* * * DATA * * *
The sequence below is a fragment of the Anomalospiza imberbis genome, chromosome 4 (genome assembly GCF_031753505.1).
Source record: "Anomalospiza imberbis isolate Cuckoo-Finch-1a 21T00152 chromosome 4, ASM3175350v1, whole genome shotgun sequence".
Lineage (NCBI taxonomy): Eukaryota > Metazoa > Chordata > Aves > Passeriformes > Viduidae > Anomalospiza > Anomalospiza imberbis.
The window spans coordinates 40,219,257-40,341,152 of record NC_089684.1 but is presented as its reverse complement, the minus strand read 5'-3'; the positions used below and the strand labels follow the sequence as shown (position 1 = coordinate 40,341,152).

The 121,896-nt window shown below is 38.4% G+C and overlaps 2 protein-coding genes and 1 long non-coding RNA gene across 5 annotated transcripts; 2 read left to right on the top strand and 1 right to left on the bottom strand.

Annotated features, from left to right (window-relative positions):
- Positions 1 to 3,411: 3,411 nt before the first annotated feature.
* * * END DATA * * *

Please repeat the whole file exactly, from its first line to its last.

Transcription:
The sequence below is a fragment of the Anomalospiza imberbis genome, chromosome 4 (genome assembly GCF_031753505.1).
Source record: "Anomalospiza imberbis isolate Cuckoo-Finch-1a 21T00152 chromosome 4, ASM3175350v1, whole genome shotgun sequence".
Lineage (NCBI taxonomy): Eukaryota > Metazoa > Chordata > Aves > Passeriformes > Viduidae > Anomalospiza > Anomalospiza imberbis.
The window spans coordinates 40,219,257-40,341,152 of record NC_089684.1 but is presented as its reverse complement, the minus strand read 5'-3'; the positions used below and the strand labels follow the sequence as shown (position 1 = coordinate 40,341,152).

The 121,896-nt window shown below is 38.4% G+C and overlaps 2 protein-coding genes and 1 long non-coding RNA gene across 5 annotated transcripts; 2 read left to right on the top strand and 1 right to left on the bottom strand.

Annotated features, from left to right (window-relative positions):
- Positions 1 to 3,411: 3,411 nt before the first annotated feature.